Saturday, December 31, 2011
Friday, December 30, 2011
The temperature was dropping fast and you could see the breath vapours rising from the long line of fans waiting to get into Station Park tonight. Another massive turn out for the other end of the two seasonal local derbies and perhaps a crowd of 500-600 again?
Fresh from their mauling at Mosset Park last week County showed that they could contain the Forres big boys and even make their way up to the other end of the park with flashes of their normal flair that was sadly absent last week. It was to be redemption day for the Wee County as Steve MacKay broke away and scored just before the half-time whistle. Steven Ellis knocked in the County's second at 70 minutes. Forres came back into it towards the end with former Nairn County star and local loon Willie Barron scoring in a moment like something out of a Roy of the Rovers Christmas fairy-tale special.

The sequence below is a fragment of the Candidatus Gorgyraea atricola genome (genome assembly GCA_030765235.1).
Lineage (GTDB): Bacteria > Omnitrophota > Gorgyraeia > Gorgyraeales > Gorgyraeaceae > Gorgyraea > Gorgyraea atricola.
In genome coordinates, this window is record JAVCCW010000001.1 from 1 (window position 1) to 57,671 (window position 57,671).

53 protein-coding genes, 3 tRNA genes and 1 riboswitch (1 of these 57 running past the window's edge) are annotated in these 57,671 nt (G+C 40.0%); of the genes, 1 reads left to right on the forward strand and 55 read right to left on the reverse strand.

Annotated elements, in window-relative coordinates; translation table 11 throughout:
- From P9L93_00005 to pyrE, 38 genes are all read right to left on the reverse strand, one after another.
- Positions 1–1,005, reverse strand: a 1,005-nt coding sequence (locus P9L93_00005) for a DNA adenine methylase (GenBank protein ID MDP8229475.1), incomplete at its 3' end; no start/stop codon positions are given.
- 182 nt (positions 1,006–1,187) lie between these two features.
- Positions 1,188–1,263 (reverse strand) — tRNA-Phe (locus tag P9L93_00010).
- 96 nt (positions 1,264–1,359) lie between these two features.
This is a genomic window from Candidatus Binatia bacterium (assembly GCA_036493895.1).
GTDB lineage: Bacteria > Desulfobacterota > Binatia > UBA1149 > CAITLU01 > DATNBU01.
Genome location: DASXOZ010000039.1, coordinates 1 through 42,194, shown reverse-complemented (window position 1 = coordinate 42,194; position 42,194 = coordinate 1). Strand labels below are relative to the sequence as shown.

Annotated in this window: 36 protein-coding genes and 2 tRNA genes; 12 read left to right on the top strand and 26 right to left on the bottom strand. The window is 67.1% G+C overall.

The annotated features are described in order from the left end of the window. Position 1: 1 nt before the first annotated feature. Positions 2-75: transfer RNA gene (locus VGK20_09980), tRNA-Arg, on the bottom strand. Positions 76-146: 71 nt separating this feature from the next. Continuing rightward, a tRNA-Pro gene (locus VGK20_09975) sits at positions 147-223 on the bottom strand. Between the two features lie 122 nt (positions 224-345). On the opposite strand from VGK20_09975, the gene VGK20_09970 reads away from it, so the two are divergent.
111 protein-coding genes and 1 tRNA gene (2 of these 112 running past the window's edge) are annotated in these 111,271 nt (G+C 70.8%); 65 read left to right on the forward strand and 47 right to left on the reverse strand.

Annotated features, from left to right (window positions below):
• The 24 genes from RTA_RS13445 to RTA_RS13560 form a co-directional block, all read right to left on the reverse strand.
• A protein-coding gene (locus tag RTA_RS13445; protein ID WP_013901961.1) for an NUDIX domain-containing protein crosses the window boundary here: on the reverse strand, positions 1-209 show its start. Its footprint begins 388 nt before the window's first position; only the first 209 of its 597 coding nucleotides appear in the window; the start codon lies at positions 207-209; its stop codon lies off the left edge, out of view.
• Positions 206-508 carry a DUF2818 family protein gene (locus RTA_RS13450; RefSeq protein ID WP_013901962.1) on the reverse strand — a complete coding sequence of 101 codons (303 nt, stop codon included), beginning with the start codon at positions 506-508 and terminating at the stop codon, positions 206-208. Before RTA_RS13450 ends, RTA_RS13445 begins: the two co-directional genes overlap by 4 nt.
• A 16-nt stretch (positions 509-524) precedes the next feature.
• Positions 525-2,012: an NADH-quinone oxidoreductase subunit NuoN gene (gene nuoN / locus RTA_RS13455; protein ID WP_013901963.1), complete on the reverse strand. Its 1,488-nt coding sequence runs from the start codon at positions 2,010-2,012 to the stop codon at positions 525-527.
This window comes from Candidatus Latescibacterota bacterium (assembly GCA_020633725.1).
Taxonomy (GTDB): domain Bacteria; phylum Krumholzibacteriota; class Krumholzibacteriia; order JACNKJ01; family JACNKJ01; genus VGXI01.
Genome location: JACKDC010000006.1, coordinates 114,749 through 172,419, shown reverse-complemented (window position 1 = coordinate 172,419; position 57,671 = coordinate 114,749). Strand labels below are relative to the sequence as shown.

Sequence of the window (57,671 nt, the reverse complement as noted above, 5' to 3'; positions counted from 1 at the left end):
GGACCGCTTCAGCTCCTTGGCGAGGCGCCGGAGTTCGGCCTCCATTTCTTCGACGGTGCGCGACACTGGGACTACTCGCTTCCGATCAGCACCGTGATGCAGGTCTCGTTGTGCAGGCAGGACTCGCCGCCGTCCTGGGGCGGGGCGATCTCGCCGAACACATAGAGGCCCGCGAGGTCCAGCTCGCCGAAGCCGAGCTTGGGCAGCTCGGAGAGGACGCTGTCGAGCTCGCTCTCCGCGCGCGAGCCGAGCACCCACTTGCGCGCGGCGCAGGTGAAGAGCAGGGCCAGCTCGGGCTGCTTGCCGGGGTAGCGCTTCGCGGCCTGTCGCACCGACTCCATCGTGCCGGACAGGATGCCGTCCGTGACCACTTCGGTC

A good game, a good atmosphere, a good league this year, long may it continue with these two local sides dominating the HFL. It looked pretty desperate last week and even now Forres are five points out front with 2 games in hand but football is a funny game and a County side that were humiliated last week suddenly again look like a team that belong in second place.
Says one of the loons on twitter. Still raining now at 20 to 3. If it's still wet tonight then there won't be much room left in the Cowshed once the Forres hordes descend in search of three more points.
Here's hoping a different County team turn up. Que sera, sera...see youz there.
More videos available now on Gurntube.